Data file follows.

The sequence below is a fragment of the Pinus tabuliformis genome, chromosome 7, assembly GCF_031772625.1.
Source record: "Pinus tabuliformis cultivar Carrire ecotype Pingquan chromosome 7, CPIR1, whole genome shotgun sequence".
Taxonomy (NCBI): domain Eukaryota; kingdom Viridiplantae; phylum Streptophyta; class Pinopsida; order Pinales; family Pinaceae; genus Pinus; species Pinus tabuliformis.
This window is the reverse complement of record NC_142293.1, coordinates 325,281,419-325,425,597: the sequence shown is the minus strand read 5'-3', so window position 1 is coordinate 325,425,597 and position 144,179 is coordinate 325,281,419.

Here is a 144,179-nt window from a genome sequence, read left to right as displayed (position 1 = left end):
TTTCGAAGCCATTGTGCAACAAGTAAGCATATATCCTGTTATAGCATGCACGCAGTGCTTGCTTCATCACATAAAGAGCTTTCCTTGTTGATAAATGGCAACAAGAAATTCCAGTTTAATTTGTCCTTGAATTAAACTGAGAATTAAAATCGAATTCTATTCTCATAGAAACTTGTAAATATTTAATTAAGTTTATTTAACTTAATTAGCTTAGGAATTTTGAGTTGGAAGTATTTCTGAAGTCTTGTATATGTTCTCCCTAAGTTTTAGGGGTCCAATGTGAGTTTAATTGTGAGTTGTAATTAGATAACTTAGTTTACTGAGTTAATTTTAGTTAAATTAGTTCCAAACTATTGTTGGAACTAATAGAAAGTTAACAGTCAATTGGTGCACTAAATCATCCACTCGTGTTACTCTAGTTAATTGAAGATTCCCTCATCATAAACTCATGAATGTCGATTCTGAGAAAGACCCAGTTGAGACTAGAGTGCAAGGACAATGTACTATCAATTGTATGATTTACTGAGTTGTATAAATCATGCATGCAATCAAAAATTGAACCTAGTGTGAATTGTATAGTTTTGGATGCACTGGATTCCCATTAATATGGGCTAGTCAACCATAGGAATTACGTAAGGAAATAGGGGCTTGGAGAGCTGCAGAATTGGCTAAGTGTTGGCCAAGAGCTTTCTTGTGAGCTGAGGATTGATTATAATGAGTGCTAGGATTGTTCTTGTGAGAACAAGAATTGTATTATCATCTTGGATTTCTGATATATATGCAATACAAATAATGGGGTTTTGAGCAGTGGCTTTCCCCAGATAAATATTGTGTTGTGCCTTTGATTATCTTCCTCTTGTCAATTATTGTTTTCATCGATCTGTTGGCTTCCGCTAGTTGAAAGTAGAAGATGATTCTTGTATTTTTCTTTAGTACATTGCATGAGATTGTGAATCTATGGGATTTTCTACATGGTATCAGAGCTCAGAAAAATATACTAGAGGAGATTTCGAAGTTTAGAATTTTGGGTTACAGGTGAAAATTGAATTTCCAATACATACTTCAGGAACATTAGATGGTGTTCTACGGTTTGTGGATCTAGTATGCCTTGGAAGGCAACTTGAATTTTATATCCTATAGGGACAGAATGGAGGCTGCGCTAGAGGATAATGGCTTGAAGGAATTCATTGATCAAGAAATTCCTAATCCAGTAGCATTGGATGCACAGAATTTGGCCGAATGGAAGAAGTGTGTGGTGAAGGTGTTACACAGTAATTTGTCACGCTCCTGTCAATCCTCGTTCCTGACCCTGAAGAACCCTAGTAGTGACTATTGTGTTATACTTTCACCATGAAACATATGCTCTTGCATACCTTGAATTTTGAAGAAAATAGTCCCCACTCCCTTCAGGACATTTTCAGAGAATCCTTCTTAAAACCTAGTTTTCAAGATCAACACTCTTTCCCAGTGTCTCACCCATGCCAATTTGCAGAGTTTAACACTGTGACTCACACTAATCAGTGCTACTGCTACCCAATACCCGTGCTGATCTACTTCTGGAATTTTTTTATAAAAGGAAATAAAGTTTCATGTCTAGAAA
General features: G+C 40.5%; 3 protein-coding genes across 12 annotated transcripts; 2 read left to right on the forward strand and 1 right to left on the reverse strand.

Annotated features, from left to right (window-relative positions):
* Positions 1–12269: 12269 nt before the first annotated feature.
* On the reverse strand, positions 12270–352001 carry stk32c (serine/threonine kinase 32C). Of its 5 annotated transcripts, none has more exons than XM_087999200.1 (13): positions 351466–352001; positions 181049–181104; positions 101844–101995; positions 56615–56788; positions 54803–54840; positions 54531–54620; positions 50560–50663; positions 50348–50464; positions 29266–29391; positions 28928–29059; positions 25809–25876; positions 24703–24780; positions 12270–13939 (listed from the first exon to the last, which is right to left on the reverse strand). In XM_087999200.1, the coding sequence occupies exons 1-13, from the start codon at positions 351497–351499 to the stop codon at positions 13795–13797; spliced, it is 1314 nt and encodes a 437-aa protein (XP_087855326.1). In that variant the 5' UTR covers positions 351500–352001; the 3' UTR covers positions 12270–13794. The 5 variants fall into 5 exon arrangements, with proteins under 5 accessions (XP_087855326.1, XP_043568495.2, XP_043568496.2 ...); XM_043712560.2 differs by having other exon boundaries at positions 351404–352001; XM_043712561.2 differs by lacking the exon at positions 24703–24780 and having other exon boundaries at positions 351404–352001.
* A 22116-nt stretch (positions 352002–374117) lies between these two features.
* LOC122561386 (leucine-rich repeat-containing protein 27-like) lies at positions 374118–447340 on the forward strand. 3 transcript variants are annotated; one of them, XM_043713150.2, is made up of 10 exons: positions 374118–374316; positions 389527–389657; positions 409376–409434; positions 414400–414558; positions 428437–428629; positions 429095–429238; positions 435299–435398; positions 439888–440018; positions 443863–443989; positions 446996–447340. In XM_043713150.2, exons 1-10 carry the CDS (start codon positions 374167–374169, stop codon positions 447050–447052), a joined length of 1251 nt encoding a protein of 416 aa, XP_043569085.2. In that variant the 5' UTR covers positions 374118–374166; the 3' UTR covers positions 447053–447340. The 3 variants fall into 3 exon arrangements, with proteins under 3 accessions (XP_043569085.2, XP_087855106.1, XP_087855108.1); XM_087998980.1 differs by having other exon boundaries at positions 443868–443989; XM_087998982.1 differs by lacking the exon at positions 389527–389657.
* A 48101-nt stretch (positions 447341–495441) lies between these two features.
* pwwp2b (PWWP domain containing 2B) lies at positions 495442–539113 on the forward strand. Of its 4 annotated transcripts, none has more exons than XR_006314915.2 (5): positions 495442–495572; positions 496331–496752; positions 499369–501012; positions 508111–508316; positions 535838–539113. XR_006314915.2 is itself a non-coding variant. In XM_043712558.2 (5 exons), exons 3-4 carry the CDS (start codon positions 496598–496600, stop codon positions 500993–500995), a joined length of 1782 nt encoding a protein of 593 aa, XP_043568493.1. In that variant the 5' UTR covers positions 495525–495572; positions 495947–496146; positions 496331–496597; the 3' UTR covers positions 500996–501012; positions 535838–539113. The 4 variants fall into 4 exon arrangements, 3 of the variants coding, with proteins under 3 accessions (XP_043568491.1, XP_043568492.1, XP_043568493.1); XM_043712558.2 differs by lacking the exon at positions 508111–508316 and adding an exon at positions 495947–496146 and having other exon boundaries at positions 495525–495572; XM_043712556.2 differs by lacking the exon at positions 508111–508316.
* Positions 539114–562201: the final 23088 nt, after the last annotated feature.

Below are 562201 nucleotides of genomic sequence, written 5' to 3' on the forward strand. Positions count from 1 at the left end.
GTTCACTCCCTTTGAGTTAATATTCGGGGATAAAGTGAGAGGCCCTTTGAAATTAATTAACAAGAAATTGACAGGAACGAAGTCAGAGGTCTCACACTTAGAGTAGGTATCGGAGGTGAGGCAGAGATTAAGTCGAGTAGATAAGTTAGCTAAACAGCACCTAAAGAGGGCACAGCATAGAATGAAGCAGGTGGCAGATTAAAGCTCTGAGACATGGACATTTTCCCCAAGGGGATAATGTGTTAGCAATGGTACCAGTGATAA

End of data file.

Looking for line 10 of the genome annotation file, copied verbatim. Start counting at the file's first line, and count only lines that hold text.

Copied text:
* On the reverse strand, positions 12270–352001 carry stk32c (serine/threonine kinase 32C). Of its 5 annotated transcripts, none has more exons than XM_087999200.1 (13): positions 351466–352001; positions 181049–181104; positions 101844–101995; positions 56615–56788; positions 54803–54840; positions 54531–54620; positions 50560–50663; positions 50348–50464; positions 29266–29391; positions 28928–29059; positions 25809–25876; positions 24703–24780; positions 12270–13939 (listed from the first exon to the last, which is right to left on the reverse strand). In XM_087999200.1, the coding sequence occupies exons 1-13, from the start codon at positions 351497–351499 to the stop codon at positions 13795–13797; spliced, it is 1314 nt and encodes a 437-aa protein (XP_087855326.1). In that variant the 5' UTR covers positions 351500–352001; the 3' UTR covers positions 12270–13794. The 5 variants fall into 5 exon arrangements, with proteins under 5 accessions (XP_087855326.1, XP_043568495.2, XP_043568496.2 ...); XM_043712560.2 differs by having other exon boundaries at positions 351404–352001; XM_043712561.2 differs by lacking the exon at positions 24703–24780 and having other exon boundaries at positions 351404–352001.